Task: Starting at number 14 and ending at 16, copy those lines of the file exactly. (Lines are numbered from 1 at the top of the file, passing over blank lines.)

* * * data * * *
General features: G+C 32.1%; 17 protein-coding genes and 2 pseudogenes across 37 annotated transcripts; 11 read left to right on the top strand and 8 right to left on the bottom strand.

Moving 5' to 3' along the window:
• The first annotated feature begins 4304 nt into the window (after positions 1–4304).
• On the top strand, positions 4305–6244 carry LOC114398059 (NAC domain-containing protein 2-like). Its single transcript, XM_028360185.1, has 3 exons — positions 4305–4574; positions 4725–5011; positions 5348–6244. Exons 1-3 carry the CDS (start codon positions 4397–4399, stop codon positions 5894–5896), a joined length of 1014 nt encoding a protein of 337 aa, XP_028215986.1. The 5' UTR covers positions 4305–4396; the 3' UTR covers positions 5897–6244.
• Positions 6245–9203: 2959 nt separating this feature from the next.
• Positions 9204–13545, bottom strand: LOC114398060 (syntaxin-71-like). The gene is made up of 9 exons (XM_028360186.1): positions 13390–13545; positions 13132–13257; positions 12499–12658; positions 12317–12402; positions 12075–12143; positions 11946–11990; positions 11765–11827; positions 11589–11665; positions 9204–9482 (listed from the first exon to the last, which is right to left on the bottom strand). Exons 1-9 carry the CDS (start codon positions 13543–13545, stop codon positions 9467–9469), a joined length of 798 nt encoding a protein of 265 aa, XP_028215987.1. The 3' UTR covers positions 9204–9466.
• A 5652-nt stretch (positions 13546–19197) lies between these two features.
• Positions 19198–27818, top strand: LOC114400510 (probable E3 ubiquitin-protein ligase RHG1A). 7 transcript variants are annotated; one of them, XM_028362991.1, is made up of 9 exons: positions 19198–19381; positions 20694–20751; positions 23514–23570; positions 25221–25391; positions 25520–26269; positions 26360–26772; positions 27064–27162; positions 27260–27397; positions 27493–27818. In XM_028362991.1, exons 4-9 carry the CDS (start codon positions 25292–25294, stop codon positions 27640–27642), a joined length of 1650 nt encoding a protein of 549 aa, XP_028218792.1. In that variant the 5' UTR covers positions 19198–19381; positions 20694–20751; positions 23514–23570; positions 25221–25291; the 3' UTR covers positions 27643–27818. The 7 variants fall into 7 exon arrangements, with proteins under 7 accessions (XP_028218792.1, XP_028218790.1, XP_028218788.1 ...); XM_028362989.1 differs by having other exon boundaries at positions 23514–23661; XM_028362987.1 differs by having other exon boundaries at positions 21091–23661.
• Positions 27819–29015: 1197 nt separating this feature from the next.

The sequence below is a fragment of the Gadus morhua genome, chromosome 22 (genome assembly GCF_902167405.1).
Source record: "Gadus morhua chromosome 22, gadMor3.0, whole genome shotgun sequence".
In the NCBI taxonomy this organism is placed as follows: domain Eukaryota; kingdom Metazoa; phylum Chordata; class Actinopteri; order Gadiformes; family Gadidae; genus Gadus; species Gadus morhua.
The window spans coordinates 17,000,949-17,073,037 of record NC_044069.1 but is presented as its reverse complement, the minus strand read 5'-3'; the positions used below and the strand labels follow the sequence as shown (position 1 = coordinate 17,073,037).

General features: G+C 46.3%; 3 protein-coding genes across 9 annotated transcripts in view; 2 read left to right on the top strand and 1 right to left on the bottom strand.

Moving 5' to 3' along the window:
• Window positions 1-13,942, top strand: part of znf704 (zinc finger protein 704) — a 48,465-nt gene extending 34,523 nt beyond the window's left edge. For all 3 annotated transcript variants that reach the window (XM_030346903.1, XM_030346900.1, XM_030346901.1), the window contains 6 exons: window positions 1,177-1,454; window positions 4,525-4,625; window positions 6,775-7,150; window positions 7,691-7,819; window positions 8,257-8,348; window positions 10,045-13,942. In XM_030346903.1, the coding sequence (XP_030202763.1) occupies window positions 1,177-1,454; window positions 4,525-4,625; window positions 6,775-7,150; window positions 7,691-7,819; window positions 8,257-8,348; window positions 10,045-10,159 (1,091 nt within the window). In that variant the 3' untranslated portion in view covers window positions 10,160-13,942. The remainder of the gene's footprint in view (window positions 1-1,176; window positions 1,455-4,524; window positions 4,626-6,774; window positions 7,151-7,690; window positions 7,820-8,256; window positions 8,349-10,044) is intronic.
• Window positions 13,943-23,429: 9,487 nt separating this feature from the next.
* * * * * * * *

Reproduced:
General features: G+C 46.3%; 3 protein-coding genes across 9 annotated transcripts in view; 2 read left to right on the top strand and 1 right to left on the bottom strand.

Moving 5' to 3' along the window:
• Window positions 1-13,942, top strand: part of znf704 (zinc finger protein 704) — a 48,465-nt gene extending 34,523 nt beyond the window's left edge. For all 3 annotated transcript variants that reach the window (XM_030346903.1, XM_030346900.1, XM_030346901.1), the window contains 6 exons: window positions 1,177-1,454; window positions 4,525-4,625; window positions 6,775-7,150; window positions 7,691-7,819; window positions 8,257-8,348; window positions 10,045-13,942. In XM_030346903.1, the coding sequence (XP_030202763.1) occupies window positions 1,177-1,454; window positions 4,525-4,625; window positions 6,775-7,150; window positions 7,691-7,819; window positions 8,257-8,348; window positions 10,045-10,159 (1,091 nt within the window). In that variant the 3' untranslated portion in view covers window positions 10,160-13,942. The remainder of the gene's footprint in view (window positions 1-1,176; window positions 1,455-4,524; window positions 4,626-6,774; window positions 7,151-7,690; window positions 7,820-8,256; window positions 8,349-10,044) is intronic.